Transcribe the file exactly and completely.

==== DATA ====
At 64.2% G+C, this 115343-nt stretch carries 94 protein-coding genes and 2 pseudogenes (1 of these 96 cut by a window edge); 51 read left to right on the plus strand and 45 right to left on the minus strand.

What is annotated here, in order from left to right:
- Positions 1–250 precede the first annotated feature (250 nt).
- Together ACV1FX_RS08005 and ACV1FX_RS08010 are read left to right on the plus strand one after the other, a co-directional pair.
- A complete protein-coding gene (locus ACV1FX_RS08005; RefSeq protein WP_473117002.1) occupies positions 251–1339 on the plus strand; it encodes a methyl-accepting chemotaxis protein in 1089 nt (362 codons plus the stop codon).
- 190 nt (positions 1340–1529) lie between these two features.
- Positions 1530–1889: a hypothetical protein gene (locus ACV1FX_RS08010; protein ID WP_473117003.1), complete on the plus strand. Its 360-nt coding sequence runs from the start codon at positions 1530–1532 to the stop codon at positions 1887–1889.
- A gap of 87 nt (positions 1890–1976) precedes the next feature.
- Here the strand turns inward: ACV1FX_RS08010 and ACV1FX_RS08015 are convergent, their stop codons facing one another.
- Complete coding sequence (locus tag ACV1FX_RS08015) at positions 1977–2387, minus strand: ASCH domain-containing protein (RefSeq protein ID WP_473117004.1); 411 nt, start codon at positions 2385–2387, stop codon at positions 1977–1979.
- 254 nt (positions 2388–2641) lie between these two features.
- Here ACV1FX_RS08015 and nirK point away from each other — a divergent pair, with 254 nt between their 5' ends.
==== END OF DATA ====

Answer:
At 64.2% G+C, this 115343-nt stretch carries 94 protein-coding genes and 2 pseudogenes (1 of these 96 cut by a window edge); 51 read left to right on the plus strand and 45 right to left on the minus strand.

What is annotated here, in order from left to right:
- Positions 1–250 precede the first annotated feature (250 nt).
- Together ACV1FX_RS08005 and ACV1FX_RS08010 are read left to right on the plus strand one after the other, a co-directional pair.
- A complete protein-coding gene (locus ACV1FX_RS08005; RefSeq protein WP_473117002.1) occupies positions 251–1339 on the plus strand; it encodes a methyl-accepting chemotaxis protein in 1089 nt (362 codons plus the stop codon).
- 190 nt (positions 1340–1529) lie between these two features.
- Positions 1530–1889: a hypothetical protein gene (locus ACV1FX_RS08010; protein ID WP_473117003.1), complete on the plus strand. Its 360-nt coding sequence runs from the start codon at positions 1530–1532 to the stop codon at positions 1887–1889.
- A gap of 87 nt (positions 1890–1976) precedes the next feature.
- Here the strand turns inward: ACV1FX_RS08010 and ACV1FX_RS08015 are convergent, their stop codons facing one another.
- Complete coding sequence (locus tag ACV1FX_RS08015) at positions 1977–2387, minus strand: ASCH domain-containing protein (RefSeq protein ID WP_473117004.1); 411 nt, start codon at positions 2385–2387, stop codon at positions 1977–1979.
- 254 nt (positions 2388–2641) lie between these two features.
- Here ACV1FX_RS08015 and nirK point away from each other — a divergent pair, with 254 nt between their 5' ends.